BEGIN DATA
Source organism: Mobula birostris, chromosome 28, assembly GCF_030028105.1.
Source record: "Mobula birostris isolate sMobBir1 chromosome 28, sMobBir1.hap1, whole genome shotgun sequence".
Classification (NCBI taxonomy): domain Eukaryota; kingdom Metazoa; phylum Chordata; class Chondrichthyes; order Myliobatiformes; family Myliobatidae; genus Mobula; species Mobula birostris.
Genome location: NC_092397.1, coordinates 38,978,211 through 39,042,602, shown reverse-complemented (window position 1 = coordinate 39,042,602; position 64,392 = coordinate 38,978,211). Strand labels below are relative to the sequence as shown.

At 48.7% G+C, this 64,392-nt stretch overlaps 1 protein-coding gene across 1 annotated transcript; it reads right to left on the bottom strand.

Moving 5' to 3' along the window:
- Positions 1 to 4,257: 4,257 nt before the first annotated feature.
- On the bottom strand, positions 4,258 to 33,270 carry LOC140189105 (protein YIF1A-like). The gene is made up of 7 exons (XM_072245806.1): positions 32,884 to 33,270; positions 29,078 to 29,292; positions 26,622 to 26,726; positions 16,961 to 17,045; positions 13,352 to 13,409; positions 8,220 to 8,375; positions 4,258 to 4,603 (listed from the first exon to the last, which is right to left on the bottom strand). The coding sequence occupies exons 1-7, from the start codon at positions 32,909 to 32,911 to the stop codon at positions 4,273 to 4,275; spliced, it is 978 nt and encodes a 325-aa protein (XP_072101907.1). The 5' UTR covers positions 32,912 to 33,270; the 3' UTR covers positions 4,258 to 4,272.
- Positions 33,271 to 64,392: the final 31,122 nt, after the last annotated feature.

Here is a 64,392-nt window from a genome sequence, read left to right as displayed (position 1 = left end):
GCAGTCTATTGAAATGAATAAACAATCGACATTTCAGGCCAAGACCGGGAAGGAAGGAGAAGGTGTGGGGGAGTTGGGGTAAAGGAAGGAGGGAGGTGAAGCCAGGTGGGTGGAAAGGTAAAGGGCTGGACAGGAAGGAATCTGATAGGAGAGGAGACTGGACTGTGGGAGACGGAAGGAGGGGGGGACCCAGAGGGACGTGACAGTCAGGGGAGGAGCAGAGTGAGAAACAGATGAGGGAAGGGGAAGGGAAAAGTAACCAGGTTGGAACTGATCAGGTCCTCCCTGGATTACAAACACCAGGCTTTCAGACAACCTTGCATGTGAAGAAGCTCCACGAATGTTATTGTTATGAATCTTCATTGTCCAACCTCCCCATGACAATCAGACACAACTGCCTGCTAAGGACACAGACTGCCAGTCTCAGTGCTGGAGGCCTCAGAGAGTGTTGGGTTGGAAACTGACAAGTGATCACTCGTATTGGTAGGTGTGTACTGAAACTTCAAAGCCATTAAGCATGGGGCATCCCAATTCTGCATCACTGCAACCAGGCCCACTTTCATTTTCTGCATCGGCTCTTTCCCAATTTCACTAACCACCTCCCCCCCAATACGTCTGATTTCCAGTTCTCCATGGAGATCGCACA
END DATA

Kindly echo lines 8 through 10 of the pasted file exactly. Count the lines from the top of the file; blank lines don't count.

- On the bottom strand, positions 4,258 to 33,270 carry LOC140189105 (protein YIF1A-like). The gene is made up of 7 exons (XM_072245806.1): positions 32,884 to 33,270; positions 29,078 to 29,292; positions 26,622 to 26,726; positions 16,961 to 17,045; positions 13,352 to 13,409; positions 8,220 to 8,375; positions 4,258 to 4,603 (listed from the first exon to the last, which is right to left on the bottom strand). The coding sequence occupies exons 1-7, from the start codon at positions 32,909 to 32,911 to the stop codon at positions 4,273 to 4,275; spliced, it is 978 nt and encodes a 325-aa protein (XP_072101907.1). The 5' UTR covers positions 32,912 to 33,270; the 3' UTR covers positions 4,258 to 4,272.
- Positions 33,271 to 64,392: the final 31,122 nt, after the last annotated feature.

Here is a 64,392-nt window from a genome sequence, read left to right as displayed (position 1 = left end):